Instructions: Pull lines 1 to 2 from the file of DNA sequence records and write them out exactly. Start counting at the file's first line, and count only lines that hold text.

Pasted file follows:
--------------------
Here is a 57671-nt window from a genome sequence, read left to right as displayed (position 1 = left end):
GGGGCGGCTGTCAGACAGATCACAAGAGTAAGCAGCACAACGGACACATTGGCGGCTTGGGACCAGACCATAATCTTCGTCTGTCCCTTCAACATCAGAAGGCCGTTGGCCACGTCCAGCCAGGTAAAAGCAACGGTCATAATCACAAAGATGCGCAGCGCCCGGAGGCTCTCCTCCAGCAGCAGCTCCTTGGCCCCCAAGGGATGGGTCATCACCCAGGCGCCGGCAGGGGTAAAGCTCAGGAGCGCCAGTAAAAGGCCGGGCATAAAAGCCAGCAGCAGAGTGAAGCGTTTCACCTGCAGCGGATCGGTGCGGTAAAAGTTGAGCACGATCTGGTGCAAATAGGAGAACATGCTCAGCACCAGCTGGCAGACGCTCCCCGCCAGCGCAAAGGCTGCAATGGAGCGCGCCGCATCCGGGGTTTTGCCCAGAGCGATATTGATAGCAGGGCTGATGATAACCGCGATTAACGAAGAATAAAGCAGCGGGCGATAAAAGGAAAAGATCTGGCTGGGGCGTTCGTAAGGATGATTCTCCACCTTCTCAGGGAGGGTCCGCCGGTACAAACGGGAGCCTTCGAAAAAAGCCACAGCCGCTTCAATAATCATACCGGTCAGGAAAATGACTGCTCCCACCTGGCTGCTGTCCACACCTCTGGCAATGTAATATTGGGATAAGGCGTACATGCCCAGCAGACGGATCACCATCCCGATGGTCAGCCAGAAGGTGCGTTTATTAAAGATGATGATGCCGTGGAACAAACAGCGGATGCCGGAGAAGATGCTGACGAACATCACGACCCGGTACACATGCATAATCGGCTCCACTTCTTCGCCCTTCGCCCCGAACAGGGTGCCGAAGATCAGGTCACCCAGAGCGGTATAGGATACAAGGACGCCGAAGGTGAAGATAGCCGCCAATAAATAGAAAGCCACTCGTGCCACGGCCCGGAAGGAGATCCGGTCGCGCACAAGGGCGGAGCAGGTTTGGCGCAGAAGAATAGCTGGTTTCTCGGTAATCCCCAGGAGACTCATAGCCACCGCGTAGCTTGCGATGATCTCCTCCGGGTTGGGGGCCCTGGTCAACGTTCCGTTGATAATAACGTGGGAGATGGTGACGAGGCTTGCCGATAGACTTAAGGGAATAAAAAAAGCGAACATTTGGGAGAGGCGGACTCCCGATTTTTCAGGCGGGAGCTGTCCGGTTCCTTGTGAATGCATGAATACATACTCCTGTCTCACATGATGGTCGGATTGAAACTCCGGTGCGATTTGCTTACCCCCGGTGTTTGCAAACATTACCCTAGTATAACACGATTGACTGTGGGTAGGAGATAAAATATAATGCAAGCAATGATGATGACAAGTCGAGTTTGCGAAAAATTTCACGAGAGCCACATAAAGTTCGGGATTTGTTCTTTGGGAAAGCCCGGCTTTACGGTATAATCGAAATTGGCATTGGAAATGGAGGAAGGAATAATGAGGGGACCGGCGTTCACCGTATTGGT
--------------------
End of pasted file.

Here is a 57671-nt window from a genome sequence, read left to right as displayed (position 1 = left end):
GGGGCGGCTGTCAGACAGATCACAAGAGTAAGCAGCACAACGGACACATTGGCGGCTTGGGACCAGACCATAATCTTCGTCTGTCCCTTCAACATCAGAAGGCCGTTGGCCACGTCCAGCCAGGTAAAAGCAACGGTCATAATCACAAAGATGCGCAGCGCCCGGAGGCTCTCCTCCAGCAGCAGCTCCTTGGCCCCCAAGGGATGGGTCATCACCCAGGCGCCGGCAGGGGTAAAGCTCAGGAGCGCCAGTAAAAGGCCGGGCATAAAAGCCAGCAGCAGAGTGAAGCGTTTCACCTGCAGCGGATCGGTGCGGTAAAAGTTGAGCACGATCTGGTGCAAATAGGAGAACATGCTCAGCACCAGCTGGCAGACGCTCCCCGCCAGCGCAAAGGCTGCAATGGAGCGCGCCGCATCCGGGGTTTTGCCCAGAGCGATATTGATAGCAGGGCTGATGATAACCGCGATTAACGAAGAATAAAGCAGCGGGCGATAAAAGGAAAAGATCTGGCTGGGGCGTTCGTAAGGATGATTCTCCACCTTCTCAGGGAGGGTCCGCCGGTACAAACGGGAGCCTTCGAAAAAAGCCACAGCCGCTTCAATAATCATACCGGTCAGGAAAATGACTGCTCCCACCTGGCTGCTGTCCACACCTCTGGCAATGTAATATTGGGATAAGGCGTACATGCCCAGCAGACGGATCACCATCCCGATGGTCAGCCAGAAGGTGCGTTTATTAAAGATGATGATGCCGTGGAACAAACAGCGGATGCCGGAGAAGATGCTGACGAACATCACGACCCGGTACACATGCATAATCGGCTCCACTTCTTCGCCCTTCGCCCCGAACAGGGTGCCGAAGATCAGGTCACCCAGAGCGGTATAGGATACAAGGACGCCGAAGGTGAAGATAGCCGCCAATAAATAGAAAGCCACTCGTGCCACGGCCCGGAAGGAGATCCGGTCGCGCACAAGGGCGGAGCAGGTTTGGCGCAGAAGAATAGCTGGTTTCTCGGTAATCCCCAGGAGACTCATAGCCACCGCGTAGCTTGCGATGATCTCCTCCGGGTTGGGGGCCCTGGTCAACGTTCCGTTGATAATAACGTGGGAGATGGTGACGAGGCTTGCCGATAGACTTAAGGGAATAAAAAAAGCGAACATTTGGGAGAGGCGGACTCCCGATTTTTCAGGCGGGAGCTGTCCGGTTCCTTGTGAATGCATGAATACATACTCCTGTCTCACATGATGGTCGGATTGAAACTCCGGTGCGATTTGCTTACCCCCGGTGTTTGCAAACATTACCCTAGTATAACACGATTGACTGTGGGTAGGAGATAAAATATAATGCAAGCAATGATGATGACAAGTCGAGTTTGCGAAAAATTTCACGAGAGCCACATAAAGTTCGGGATTTGTTCTTTGGGAAAGCCCGGCTTTACGGTATAATCGAAATTGGCATTGGAAATGGAGGAAGGAATAATGAGGGGACCGGCGTTCACCGTATTGGT